I’m a sci-fi geek, plain and simple. I’ve seen the Star Wars trilogy too many times to count, my heart gets fluttery over anything J.J. Abrams touches, I’ll still watch The Matrix every time it’s on TV, etc.
Sure, I’d heard all the hype surrounding James Cameron’s mega-expensive Avatar, which opened last Friday, but I wasn’t all that impressed with the previews. It didn’t look very interesting, and all the “super awesome 3D!!!” obviously didn’t come across when viewed on a TV.
I still wanted to see it, but just barely. My friend Tom, on the other hand, was pretty excited. We got home from our respective stays in academia this weekend and decided to have a little man date and go see this spectacle.
Consider my mind changed. I really, really enjoyed Avatar. It’s a straightforward retelling of a million hero’s journey myths but it’s done so well that you forget that it’s been done before.
First thing’s first, the visuals. Wow, I did not expect that at all. Whenever I saw the commercials, this movie didn’t seem like an improvement over anything Pixar does with their movies, but when I saw it on the big screen, the CGI was intense. What really had me interested were the distinctive and lifelike expressions on all the alien faces.
That’s right, the kabooms and giant floating mountains were cool, but it was facial expressions that impressed me the most. What’s wrong with me? I don’t know, but whatever. It works. Beyond visual character work, something that really got me was the scene in which Sam Worthington’s Avatar character is running through the jungle at night and everything he steps on lights up like the “Billie Jean” music video. It’s really cool and it made me go home and listen to Thriller.
That said, I’m still not convinced that 3D is the next big thing in film making, probably because of the time TGIF decided to make Steve Urkel’s suspenders jump into my living room when I was a kid. It’s nice to have, but it’s still unnecessary if you ask me.
The story does exactly what it needs to do. It creates a new world that may one day rival Star Wars and Star Trek in fan appreciation. Here it is in a nutshell: Earth’s not doing so hot in the resources department, so they go into space to a moon called Pandora where they mine for big rocks. They run into giant blue natives who are peaceful and don’t want their environment ruined, but the Earthlings don’t care. An Earth soldier sympathizes, joins their cause, and big shit blows up. Oh, and there’s a love story, too.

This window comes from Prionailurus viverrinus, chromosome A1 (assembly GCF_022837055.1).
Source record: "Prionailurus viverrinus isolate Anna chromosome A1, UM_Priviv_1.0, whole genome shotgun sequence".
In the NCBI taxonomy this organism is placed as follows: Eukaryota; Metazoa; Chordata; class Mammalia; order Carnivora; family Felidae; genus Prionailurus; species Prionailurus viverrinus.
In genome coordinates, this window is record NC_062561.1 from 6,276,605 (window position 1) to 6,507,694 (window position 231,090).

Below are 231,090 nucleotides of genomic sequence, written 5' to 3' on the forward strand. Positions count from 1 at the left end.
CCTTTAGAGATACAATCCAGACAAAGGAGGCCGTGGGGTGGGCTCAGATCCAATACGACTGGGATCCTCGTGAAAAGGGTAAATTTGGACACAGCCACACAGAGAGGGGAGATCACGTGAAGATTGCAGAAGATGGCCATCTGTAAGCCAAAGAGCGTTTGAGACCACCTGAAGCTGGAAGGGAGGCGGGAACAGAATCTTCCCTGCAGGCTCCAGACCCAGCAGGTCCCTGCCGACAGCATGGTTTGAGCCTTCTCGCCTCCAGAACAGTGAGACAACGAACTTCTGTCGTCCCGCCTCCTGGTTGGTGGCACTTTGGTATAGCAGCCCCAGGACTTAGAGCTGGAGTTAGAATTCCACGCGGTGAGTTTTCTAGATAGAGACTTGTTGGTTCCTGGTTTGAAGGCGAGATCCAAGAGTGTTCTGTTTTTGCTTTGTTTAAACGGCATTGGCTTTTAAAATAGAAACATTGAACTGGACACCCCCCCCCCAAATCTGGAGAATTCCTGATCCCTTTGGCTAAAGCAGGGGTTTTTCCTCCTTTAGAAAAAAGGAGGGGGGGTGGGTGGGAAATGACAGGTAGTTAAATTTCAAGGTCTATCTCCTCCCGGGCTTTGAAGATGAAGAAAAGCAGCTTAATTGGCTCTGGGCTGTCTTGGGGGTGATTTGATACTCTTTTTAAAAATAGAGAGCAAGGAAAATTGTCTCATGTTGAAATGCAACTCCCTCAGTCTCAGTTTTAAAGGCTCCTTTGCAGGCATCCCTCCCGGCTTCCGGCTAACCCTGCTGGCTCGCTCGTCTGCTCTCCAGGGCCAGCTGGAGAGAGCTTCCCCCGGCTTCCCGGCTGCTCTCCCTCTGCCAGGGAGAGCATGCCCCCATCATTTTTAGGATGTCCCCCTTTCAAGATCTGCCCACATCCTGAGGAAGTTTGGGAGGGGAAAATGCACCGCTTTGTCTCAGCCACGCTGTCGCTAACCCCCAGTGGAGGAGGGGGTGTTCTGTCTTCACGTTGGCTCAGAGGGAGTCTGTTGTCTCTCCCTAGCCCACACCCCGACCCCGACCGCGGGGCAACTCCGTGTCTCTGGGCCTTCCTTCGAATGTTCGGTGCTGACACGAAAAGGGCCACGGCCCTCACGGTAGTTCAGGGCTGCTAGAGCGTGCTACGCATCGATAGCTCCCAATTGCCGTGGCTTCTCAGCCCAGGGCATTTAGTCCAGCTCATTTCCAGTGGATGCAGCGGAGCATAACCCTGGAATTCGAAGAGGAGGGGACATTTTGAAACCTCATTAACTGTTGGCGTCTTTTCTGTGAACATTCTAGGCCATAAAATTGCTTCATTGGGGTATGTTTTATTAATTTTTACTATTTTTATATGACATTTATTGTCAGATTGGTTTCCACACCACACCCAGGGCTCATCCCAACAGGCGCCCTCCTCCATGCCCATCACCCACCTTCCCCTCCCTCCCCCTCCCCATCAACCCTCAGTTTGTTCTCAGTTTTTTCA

See? Simple, but it works. Sure, it could be fleshed out a little more, but Avatar is first and foremost an adventure movie. That is in no way a bad thing (case in point: Star Wars Episode II trying to go all political and being boring as can be). You can say what you want about movies needing to be more mentally engaging, but that’s not the case with this film. It has sympathetic characters, reflects the social and cultural events in our time with an environmental message, and it doesn’t go for the cheap laughs every few minutes like certain other blockbusters (I’m looking at you, Transformers).
The performances don’t hurt, either. Sam Worthington, as the paralyzed protagonist, is a good hero and adds some subtle touches (going back to the CGI motion capture expressions) when he gets implanted into his giant, walking avatar. Sigourney (“There is no Dana, only Zuul”) Weaver also does good work as the grumpy scientist in charge of the Avatar program. Giovanni Ribisi and Stephen Lang both do solid work as a two-headed corporate/military villain. And Zoe Saldana, who never actually appears in anything but special effects, amazingly conveys a lot of emotion anyway.
No, it’s not the best movie I’ve ever seen, and it will never replace Star Wars in my heart, but Avatar was pretty damn good and I can easily see it becoming as beloved to my young family members as Lucas’s epics were to me and everyone older than me. I read today that James Cameron is planning at least two more Avatar movies. You can punch another couple tickets for me.